In Edinburg, Louis Osete changed his name to Edinburg: unofficially he became Louis Edinburg. After his shift he waded through the swamp behind his by-the-week hovel and slid under the beater that his landlord had asked him to move to the industrial park because even though the engine wouldn’t start, the constant chirping from beneath the hood undercut the promise of tranquility that drew tenants to the hovel. It took forever, but Louis got the beater running, packed up and headed north, sold the beater, changed his name to Offer. But the chirping stayed with him, he remained loyal to the chirping. Whenever the white tablets wreaked havoc with his body clock, he transported himself back inside the hovel to the perfect few days before the beater had been banished to the park. The chirping had soothed Louis then and it calmed him now to reconstruct the chirping, the afternoon quiet of the sunless room, the unrunning engine drifting deeper and deeper into stagnation, chirp chirp chirp chirp chirp. The engine hadn’t started for a week. Deeper into the soothing calm he tumbled until: whomp. He just barely managed to hang on while considering the difference between the white tablets and the Texas engine nuisance. The chirping was a lullaby, albeit a death rattle of a lullaby, but still a lullaby because it lulled him into sleep reliably and was there for him when he awoke. Whereas the tablets every so often pulled a fast one on him: Louis never incremented upward by more than half a tablet, but the antics of the count involved something more complex than mere addition.
Louis Offer, vet tech, aka Louis Offer Engulfed in a Sugar Hopper, climbed into the jacaranda with a chainsaw. He knew what he was doing, he was a safety freak.
He’d always been a safety freak even during the five minutes he’d worked as an Xmas wreath quality control apprentice.
Louis climbed higher, adjusting the frayed orange rope. The tree was outmatched, Louis had been into it before and could take whatever it threw at him, Louis the sumo arborist versus a middleweight jacaranda.
All of 15 years. You could count in months the longest I’d held a job. Louis quipped that the Xmas Quonset hut, if he’d stayed a minute longer among its chain gang middle management, would have done him in. Animals on the other hand won’t turn around and bite you. I figured that this was a standard vet-tech quip.
A branch plummeted onto Louis’s shoulders, then another, sliding off his shoulders and drifting to the sidewalk. He went at the jacaranda hard, knowingly. He looked to be aiming for the branches that would connect him to the tree, his tree, the annual rite of trimming, brushing him ritually as they descended. Cloudless blue sky framed his steady successful lopping. You could walk around our neighborhood and on any given day catch sight of some self-designated safety expert with a chainsaw, no hardhat, no gloves, no safety harness, and if you pointed at your own scars the expert would smile and give you a thumbs up. Not Louis. Louis had been tending to the jacaranda in his green scrubs each year for 15 years. An uneventful event. Entertainment.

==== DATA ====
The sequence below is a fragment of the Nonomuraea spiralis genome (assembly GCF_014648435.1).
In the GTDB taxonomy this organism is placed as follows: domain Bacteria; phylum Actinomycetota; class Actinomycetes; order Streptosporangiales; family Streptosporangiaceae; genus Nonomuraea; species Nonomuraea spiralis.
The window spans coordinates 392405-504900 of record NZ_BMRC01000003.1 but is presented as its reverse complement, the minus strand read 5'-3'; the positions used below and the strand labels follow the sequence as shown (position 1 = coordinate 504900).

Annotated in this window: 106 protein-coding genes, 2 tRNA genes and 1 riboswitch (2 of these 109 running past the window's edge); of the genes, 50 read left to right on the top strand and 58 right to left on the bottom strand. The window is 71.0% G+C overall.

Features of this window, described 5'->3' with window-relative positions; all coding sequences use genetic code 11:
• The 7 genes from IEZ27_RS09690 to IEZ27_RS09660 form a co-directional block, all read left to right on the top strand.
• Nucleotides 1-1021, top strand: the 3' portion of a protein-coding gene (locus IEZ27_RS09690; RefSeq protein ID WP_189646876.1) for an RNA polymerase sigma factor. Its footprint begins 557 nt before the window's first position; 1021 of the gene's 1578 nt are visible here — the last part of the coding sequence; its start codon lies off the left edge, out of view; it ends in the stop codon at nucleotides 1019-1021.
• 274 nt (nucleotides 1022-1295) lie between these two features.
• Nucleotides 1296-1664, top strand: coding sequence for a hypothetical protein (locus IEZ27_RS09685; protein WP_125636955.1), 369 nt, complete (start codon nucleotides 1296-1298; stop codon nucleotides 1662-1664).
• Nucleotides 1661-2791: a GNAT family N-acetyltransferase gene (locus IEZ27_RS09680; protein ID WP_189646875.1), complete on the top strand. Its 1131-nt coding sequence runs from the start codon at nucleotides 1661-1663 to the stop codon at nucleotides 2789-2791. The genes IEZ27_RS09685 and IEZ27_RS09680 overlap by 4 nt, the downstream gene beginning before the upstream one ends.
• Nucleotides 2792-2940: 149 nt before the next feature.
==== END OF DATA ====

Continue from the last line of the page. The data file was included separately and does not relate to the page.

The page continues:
I watched from the sidewalk, swigging from a bottle of Tecate.
Louis could stand to lose a few pounds, but in the jacaranda he climbed nimbly, disfiguring the tree for its own good. Next year I would be back on this same spot with an even more blemished employment record. Louis would have added one more stellar year to his stature among the regulars at the dog park. What was the ceiling for a vet tech? Louis seemed content to put in his hours and limit his escapism to a few sixes at the dog park fountain after it officially closed. Save up and sketch out a cactus garden. Cultivate a row of coral trees, colorines, for the hummingbirds they would attract and their gaudy machete flowers that blossom in synch with the violet explosion of the jacarandas.
Meanwhile I’d been in and out of rehab so often that I’d been flagged as an insurance risk. At least when I emerged from rehab I could rely on Louis to help me work the insurance nuances.
Even after 15 years, the lopping seemed overdone, the tree becoming no more than a scaffold that could just barely support the weight of Louis.
When I heard the news a few weeks later it was like the day at the dog park when the regulars let me in on the secret about the fountain. Carl and Victor and Miguel and I organized the send-off, smuggled in the fireworks. After we smacked the door of the moving van in turn for good luck, Louis waved and rolled away: so much for Louis Offer. We sat shiva for him, then he was dead, as our rehab buddy Alejandro said.